Rail Services (South London Line)

Part of the debate – in Westminster Hall at 11:13 am on 14th July 2010.

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Photo of Norman Baker Norman Baker The Parliamentary Under-Secretary of State for Transport 11:13 am, 14th July 2010

I am grateful to the hon. Lady for her comments.

I stress that we, as a Government, are committed to devolution. We are talking about an earlier example of devolution to TfL and the Mayor, so whatever the Department for Transport thinks we live within the existing legal framework. Therefore, the Department may have fewer powers in this regard than in respect of other rail matters elsewhere in the country.

TfL made a judgment that the East London line service to Clapham Junction provided better overall benefits than the south London line to Bellingham. Clearly, Members present do not share that judgment. It is entirely appropriate that TFL, which is London's transport planning body, should make this judgment and assess the trade-offs between the different service proposals. Ministers in the previous Administration accepted the guidance provided by the Mayor on that being the best use of the limited available resources. If the Mayor and TfL make such decisions-the coalition agreement states that the Government believe that decisions should be taken at a more local level-it is important that they stand behind the consequences of such decisions when they are made, including the impacts on passengers at stations such as Wandsworth Road and Clapham High Street.

The decision not to implement the proposed London Victoria to Bellingham service was requested by TfL and the Mayor to help fund the East London line service. Implementing both the Bellingham service and the East London line would have been ideal, but both services were not affordable and TfL and the Mayor judged that the East London line extension provided more benefits than the diverted south London line. A judgment call was made by TfL in light of the financial constraints it faced. As is the case with such funding agreements, a number of conditions were attached to the funding given by the Department. TfL was fully aware of those conditions before it signed the funding offer.

Importantly, the Department was conscious of the need to keep stakeholders informed of any changes and included a requirement for TfL to inform key stakeholders about the route of the proposed changes. The Department also included a clause stopping East London line services operating into London Victoria. If TfL decided to operate into Victoria we would need to renegotiate, and perhaps reduce, the £24 million funding offer. This may seem an odd condition, but it was put in place because other train operators would have had a claim on the Department for loss of revenue if TfL operated services into London Victoria.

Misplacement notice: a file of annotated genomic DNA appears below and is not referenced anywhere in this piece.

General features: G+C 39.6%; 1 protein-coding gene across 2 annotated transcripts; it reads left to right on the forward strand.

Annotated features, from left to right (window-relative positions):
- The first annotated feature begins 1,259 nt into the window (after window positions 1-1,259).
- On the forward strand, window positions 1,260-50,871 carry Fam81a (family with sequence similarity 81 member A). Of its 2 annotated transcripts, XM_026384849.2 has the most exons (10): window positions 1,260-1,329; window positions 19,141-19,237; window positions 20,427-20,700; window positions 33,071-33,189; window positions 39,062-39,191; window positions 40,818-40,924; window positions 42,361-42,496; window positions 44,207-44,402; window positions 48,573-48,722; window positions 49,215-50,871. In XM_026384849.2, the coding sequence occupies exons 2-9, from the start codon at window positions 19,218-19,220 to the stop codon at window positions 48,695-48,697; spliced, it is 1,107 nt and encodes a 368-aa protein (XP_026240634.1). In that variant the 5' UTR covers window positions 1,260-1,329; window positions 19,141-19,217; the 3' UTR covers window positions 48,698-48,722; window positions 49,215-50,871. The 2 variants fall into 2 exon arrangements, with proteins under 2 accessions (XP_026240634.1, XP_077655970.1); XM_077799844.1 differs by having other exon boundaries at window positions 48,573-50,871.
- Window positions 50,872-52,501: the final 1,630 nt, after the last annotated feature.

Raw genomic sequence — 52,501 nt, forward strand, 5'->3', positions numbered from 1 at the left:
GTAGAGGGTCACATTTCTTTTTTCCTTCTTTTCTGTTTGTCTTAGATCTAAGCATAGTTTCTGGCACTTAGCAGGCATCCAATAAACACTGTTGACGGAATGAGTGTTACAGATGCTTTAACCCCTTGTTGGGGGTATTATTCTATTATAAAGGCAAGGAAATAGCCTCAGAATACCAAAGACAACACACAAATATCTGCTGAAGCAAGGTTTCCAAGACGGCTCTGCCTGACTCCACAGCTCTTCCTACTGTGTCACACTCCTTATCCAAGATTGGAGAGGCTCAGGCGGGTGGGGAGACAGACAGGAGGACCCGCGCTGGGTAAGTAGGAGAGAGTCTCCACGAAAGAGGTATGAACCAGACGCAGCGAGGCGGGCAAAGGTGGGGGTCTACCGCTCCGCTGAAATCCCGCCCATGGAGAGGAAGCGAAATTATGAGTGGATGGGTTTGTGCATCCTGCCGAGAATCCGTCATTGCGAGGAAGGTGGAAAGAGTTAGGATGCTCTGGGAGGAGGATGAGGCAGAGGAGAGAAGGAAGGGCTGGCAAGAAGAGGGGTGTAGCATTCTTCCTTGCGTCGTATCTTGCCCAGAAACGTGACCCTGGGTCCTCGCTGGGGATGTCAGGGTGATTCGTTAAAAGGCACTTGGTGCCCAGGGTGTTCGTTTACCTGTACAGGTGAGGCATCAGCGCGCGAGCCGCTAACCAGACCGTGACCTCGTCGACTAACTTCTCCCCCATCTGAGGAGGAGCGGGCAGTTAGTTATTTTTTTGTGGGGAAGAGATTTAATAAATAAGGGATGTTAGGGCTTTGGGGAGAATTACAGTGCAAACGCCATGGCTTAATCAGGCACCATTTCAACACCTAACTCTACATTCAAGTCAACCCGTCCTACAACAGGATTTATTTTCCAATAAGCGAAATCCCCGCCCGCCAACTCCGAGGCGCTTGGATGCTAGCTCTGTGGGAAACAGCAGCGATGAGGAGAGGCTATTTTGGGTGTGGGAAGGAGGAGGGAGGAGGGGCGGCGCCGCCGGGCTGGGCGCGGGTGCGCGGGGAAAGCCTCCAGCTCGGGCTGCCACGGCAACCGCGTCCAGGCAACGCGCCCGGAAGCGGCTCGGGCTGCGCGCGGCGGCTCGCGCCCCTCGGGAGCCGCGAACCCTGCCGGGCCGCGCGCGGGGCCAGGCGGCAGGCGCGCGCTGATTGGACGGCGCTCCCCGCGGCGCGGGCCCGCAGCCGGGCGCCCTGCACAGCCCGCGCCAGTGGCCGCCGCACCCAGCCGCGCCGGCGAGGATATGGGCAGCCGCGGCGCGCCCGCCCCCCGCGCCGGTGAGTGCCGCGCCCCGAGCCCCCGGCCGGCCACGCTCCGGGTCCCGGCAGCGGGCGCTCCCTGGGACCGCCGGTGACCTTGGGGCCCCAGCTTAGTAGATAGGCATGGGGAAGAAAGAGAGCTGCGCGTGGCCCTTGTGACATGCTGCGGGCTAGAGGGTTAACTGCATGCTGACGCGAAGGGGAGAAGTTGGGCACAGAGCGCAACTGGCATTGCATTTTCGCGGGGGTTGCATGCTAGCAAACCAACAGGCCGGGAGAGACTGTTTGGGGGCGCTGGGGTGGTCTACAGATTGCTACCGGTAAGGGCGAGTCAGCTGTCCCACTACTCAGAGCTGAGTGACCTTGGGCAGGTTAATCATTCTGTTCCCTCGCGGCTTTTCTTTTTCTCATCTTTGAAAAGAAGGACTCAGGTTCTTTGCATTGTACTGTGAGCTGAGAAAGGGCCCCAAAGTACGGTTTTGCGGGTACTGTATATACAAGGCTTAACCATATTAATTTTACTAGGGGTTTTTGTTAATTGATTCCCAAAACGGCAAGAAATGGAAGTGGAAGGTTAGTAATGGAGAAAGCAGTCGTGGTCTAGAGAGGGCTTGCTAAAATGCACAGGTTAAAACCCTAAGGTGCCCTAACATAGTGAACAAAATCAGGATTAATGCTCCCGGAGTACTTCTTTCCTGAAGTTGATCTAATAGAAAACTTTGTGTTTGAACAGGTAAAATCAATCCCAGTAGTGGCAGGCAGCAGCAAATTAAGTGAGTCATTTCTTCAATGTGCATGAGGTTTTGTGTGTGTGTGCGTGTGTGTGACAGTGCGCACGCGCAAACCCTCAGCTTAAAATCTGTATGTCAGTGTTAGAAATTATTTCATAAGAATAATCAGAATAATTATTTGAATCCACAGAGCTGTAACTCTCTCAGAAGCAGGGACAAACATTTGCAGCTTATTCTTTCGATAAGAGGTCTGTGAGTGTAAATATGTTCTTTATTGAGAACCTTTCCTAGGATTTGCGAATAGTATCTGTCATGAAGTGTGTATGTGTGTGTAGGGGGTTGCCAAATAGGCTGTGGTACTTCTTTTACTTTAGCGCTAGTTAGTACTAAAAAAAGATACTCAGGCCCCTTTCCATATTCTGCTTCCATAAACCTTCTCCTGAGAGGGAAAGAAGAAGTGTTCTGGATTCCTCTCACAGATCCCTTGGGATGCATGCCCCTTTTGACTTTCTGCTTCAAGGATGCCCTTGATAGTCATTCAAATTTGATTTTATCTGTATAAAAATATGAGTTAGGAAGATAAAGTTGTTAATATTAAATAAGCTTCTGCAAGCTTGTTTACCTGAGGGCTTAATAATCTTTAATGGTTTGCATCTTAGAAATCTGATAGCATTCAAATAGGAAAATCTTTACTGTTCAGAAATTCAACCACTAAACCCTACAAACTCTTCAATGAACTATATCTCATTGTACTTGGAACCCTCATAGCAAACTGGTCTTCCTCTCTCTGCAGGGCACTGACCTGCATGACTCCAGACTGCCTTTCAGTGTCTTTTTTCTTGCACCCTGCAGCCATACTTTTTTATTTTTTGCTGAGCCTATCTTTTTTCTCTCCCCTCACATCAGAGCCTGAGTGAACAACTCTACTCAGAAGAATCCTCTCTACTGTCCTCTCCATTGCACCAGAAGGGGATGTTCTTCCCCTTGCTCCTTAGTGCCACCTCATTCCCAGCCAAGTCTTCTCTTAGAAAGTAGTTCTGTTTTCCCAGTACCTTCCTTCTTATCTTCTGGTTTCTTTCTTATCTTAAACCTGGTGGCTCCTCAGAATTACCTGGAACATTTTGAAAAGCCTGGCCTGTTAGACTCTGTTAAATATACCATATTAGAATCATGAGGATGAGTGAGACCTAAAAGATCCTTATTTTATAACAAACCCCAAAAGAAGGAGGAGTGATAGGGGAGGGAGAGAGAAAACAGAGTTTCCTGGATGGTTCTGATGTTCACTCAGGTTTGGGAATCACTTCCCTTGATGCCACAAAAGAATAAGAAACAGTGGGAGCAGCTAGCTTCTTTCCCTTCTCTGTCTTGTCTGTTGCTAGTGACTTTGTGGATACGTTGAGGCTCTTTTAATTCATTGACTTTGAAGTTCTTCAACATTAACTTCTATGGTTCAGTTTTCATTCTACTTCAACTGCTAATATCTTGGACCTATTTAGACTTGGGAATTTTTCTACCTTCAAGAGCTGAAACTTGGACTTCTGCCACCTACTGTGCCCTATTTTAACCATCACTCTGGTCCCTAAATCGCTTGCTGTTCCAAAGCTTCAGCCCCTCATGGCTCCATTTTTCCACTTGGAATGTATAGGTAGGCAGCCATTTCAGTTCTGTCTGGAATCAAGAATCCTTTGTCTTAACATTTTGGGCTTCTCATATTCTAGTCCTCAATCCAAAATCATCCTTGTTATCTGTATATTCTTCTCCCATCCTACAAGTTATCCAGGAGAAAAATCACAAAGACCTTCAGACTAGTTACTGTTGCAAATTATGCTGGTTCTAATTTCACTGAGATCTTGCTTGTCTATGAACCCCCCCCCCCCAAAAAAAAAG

The hon. Member for Vauxhall mentioned her concerns about London TravelWatch. She is aware that following the proposed changes, and significant negative public reaction, TfL and London TravelWatch undertook a further exercise to investigate what mitigation measures could be implemented to resolve some of the problems that stakeholders identified. That study recently reported and the Mayor of London wrote to the Secretary of State regarding its conclusions.

The study suggested stopping some peak-time mainline services at Peckham Rye and Denmark Hill and implementing a new off-peak Victoria to Bromley South stopping service, which would call at Wandsworth Road and Clapham High Street. However, in all its study work, TfL has not addressed the hon. Lady's key concern regarding peak period train services from Wandsworth Road and Clapham High Street to London Victoria. The study was, of course, led by TfL with London TravelWatch and they will need to answer the question about why such services cannot be accommodated, but I understand that a key constraint is the length of platforms at stations, and the costs of extending them, which limits the services that they believe can call at those stations at peak times.

Of course, we in the Department will study the conclusions of the study carefully, but I should make it clear that the Department is unlikely to be willing to fund the mitigation measures that the Mayor is proposing, given that the issues arose because the Mayor sought the withdrawal of the proposed Bellingham service.